An ATV and dirt bike collide at a blind corner on a winding dirt road. Mr. Bye, the biker, suffers injuries and losses assessed at over three million dollars.
The stakes are high in the assessment of “who’s at fault?”
And the cards are stacked against Mr. Bye.
It’s his word against the testimony of the ATV rider, Mr. Newman. But Mr. Newman has the support of a buddy and two co-workers who testified about the positioning of the ATV, dirt bike and Mr. Bye in the immediate aftermath of the crash.
That positioning is critical to figuring out who was on what side of the road at the time they came around that blind corner.
Thankfully, Mr. Bye had a guardian angel. This acquaintance went to the scene six days after the collision and took photographs.
Had those photographs not been taken, there would have been no evidence to support Mr. Bye’s version of events. The photographs showed two critical pieces of evidence: the blood stain marking Mr. Bye’s resting place and the location of a skid mark.
After very carefully reviewing the evidence, Madam Justice Choi found in favour of Mr. Bye. She found that Mr. Newman, who had been rounding the blind corner to his left, had cut the corner, coming over onto Mr. Bye’s side of the road.
She found that Mr. Bye attempted to avoid the collision by turning to his right, but he turned too sharply and his attempt failed.
The judge did not call the buddy and co-workers of Mr. Newman liars.
When referring to the buddy’s evidence, she said: “While I believe Mr. Whyte did his best to be a credible witness, I cannot accept that he is a reliable one….” She noted that he had spoken to Mr. Newman a number of times about the incident and concluded: “I find it likely that Mr. Whyte’s attention, when he arrived at the accident scene, was focused on helping Mr. Bye and contacting emergency services. Since then, he has inadvertently filled in the gaps in his memory through supposition and conversations with Mr. Newman. I am, therefore, hesitant to place much, if any, weight on his testimony, except where it accords with other reliable evidence.”
She had similar comments about the evidence of the two co-workers.
This case highlights the lack of reliability of eye witnesses. Our brains naturally, and not on purpose, “fill in the gaps.” As we become aware of inconsistencies in our own memories, we puzzle and re-think and our memories adjust to reconcile those inconsistencies. Over time, it becomes very difficult to differentiate between our true memories, and the “gap fillers” and adjustments.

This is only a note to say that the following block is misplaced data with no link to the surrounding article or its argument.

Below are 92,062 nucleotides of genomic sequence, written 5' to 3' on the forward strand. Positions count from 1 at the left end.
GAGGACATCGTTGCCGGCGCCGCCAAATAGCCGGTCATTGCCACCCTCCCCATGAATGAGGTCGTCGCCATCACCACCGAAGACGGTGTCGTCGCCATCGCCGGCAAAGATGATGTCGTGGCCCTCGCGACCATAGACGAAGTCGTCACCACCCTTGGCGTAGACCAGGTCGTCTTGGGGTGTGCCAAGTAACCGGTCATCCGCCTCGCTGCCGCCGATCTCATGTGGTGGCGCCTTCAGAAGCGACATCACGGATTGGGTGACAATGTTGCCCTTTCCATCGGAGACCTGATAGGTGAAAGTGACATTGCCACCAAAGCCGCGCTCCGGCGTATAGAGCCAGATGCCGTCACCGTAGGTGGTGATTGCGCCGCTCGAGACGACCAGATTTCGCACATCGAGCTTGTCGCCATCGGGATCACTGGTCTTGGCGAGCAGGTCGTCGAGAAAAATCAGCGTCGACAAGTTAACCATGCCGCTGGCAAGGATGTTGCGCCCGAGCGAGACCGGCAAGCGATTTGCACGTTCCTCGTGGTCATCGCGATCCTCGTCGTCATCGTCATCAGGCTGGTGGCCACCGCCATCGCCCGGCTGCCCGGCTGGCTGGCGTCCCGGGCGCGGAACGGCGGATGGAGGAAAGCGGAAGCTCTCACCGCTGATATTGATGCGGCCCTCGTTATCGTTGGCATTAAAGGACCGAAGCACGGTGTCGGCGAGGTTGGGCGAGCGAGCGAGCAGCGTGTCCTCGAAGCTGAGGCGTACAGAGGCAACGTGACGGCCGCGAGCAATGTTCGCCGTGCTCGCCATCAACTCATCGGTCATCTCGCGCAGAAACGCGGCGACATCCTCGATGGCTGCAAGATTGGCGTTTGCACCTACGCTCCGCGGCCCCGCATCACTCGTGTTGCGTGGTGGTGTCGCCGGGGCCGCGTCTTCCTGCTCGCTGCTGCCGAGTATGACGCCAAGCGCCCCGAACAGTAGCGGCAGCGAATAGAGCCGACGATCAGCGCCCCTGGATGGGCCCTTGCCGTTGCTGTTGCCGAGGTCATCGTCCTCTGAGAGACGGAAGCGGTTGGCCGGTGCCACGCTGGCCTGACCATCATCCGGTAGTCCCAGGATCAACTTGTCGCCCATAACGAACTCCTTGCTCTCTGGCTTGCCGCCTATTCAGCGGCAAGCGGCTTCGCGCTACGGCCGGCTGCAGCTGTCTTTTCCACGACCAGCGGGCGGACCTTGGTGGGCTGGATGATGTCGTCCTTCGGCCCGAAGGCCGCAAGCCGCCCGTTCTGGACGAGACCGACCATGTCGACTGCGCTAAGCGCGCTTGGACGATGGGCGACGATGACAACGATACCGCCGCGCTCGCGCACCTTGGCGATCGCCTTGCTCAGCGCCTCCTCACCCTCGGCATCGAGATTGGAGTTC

This is why it is so critical to “preserve evidence” with such things as photographs and journaling.
But what about Mr. Bye’s failed attempt to avoid the collision? Had he reacted differently, perhaps his very serious injuries could have been avoided.
It was argued by Mr. Newman’s lawyer that if Mr. Newman was found to have been negligent, Mr. Bye had contributed to the collision and liability should be apportioned between them.
Madam Justice Choi reviewed the law on this point. She noted that “The law does not expect perfection from a person put in danger by another’s negligence. Where a person must respond immediately to a dangerous situation, the court will not require them to take the safest possible course in order to avoid liability.”
She concluded as follows: “ I find that, to the extent that Mr. Bye’s decision to turn contributed to his injuries, he acted in the ‘agony of the moment’; Mr. Bye had little time to address the risk Mr. Newman’s negligence had created, and it is not reasonable to use the considered perfection of hindsight as a measure of his response.”
The result was that Mr. Newman was found 100 percent at fault for the collision. If you are interested, click on this link to read the judgment: Bye v. Newman, 2017 BCSC 1718.